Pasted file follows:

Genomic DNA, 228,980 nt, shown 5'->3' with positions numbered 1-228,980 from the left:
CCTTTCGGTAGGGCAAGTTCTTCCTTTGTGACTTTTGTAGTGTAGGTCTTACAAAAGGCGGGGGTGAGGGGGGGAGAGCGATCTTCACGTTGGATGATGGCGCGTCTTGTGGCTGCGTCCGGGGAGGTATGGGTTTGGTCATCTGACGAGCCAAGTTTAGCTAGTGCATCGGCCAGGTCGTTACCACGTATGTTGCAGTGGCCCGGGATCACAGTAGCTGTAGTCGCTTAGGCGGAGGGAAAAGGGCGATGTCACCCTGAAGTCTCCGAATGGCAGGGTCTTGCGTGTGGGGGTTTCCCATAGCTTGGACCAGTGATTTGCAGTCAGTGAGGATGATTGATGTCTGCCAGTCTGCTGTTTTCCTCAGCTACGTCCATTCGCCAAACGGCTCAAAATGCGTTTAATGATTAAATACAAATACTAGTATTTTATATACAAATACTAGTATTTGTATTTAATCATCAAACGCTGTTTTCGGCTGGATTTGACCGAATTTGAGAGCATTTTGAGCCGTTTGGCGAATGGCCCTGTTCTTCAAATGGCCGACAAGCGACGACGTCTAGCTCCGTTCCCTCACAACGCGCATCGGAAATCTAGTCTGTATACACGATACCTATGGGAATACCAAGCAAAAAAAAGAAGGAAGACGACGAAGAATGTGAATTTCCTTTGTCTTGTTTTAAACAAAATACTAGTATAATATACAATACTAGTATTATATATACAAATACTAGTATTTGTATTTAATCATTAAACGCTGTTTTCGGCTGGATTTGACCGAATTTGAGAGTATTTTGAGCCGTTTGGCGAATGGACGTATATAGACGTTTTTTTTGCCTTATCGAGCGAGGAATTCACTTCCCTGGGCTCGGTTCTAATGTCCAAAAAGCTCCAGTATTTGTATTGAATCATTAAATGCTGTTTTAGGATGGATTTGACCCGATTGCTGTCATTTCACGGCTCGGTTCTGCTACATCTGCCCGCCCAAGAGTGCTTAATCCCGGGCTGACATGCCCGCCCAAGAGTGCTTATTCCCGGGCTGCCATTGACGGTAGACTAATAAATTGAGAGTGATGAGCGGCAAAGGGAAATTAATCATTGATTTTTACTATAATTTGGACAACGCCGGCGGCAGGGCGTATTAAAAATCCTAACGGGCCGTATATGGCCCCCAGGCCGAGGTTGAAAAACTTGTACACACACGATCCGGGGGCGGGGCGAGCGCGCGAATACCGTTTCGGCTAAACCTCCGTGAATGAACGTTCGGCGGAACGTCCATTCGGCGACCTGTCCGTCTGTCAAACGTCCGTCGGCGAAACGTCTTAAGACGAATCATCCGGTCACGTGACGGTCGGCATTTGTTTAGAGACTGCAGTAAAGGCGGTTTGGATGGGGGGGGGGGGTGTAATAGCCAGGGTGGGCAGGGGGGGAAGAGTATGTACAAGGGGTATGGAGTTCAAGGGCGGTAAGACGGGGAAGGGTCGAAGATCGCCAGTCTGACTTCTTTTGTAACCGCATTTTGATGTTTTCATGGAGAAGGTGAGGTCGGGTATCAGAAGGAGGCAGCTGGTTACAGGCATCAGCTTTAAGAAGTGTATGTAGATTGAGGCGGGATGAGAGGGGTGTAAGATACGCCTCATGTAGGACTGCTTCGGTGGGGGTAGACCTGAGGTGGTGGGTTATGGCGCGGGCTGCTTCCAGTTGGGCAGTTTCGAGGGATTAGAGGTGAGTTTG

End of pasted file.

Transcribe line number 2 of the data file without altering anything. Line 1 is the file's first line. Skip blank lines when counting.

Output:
CCTTTCGGTAGGGCAAGTTCTTCCTTTGTGACTTTTGTAGTGTAGGTCTTACAAAAGGCGGGGGTGAGGGGGGGAGAGCGATCTTCACGTTGGATGATGGCGCGTCTTGTGGCTGCGTCCGGGGAGGTATGGGTTTGGTCATCTGACGAGCCAAGTTTAGCTAGTGCATCGGCCAGGTCGTTACCACGTATGTTGCAGTGGCCCGGGATCACAGTAGCTGTAGTCGCTTAGGCGGAGGGAAAAGGGCGATGTCACCCTGAAGTCTCCGAATGGCAGGGTCTTGCGTGTGGGGGTTTCCCATAGCTTGGACCAGTGATTTGCAGTCAGTGAGGATGATTGATGTCTGCCAGTCTGCTGTTTTCCTCAGCTACGTCCATTCGCCAAACGGCTCAAAATGCGTTTAATGATTAAATACAAATACTAGTATTTTATATACAAATACTAGTATTTGTATTTAATCATCAAACGCTGTTTTCGGCTGGATTTGACCGAATTTGAGAGCATTTTGAGCCGTTTGGCGAATGGCCCTGTTCTTCAAATGGCCGACAAGCGACGACGTCTAGCTCCGTTCCCTCACAACGCGCATCGGAAATCTAGTCTGTATACACGATACCTATGGGAATACCAAGCAAAAAAAAGAAGGAAGACGACGAAGAATGTGAATTTCCTTTGTCTTGTTTTAAACAAAATACTAGTATAATATACAATACTAGTATTATATATACAAATACTAGTATTTGTATTTAATCATTAAACGCTGTTTTCGGCTGGATTTGACCGAATTTGAGAGTATTTTGAGCCGTTTGGCGAATGGACGTATATAGACGTTTTTTTTGCCTTATCGAGCGAGGAATTCACTTCCCTGGGCTCGGTTCTAATGTCCAAAAAGCTCCAGTATTTGTATTGAATCATTAAATGCTGTTTTAGGATGGATTTGACCCGATTGCTGTCATTTCACGGCTCGGTTCTGCTACATCTGCCCGCCCAAGAGTGCTTAATCCCGGGCTGACATGCCCGCCCAAGAGTGCTTATTCCCGGGCTGCCATTGACGGTAGACTAATAAATTGAGAGTGATGAGCGGCAAAGGGAAATTAATCATTGATTTTTACTATAATTTGGACAACGCCGGCGGCAGGGCGTATTAAAAATCCTAACGGGCCGTATATGGCCCCCAGGCCGAGGTTGAAAAACTTGTACACACACGATCCGGGGGCGGGGCGAGCGCGCGAATACCGTTTCGGCTAAACCTCCGTGAATGAACGTTCGGCGGAACGTCCATTCGGCGACCTGTCCGTCTGTCAAACGTCCGTCGGCGAAACGTCTTAAGACGAATCATCCGGTCACGTGACGGTCGGCATTTGTTTAGAGACTGCAGTAAAGGCGGTTTGGATGGGGGGGGGGGGTGTAATAGCCAGGGTGGGCAGGGGGGGAAGAGTATGTACAAGGGGTATGGAGTTCAAGGGCGGTAAGACGGGGAAGGGTCGAAGATCGCCAGTCTGACTTCTTTTGTAACCGCATTTTGATGTTTTCATGGAGAAGGTGAGGTCGGGTATCAGAAGGAGGCAGCTGGTTACAGGCATCAGCTTTAAGAAGTGTATGTAGATTGAGGCGGGATGAGAGGGGTGTAAGATACGCCTCATGTAGGACTGCTTCGGTGGGGGTAGACCTGAGGTGGTGGGTTATGGCGCGGGCTGCTTCCAGTTGGGCAGTTTCGAGGGATTAGAGGTGAGTTTG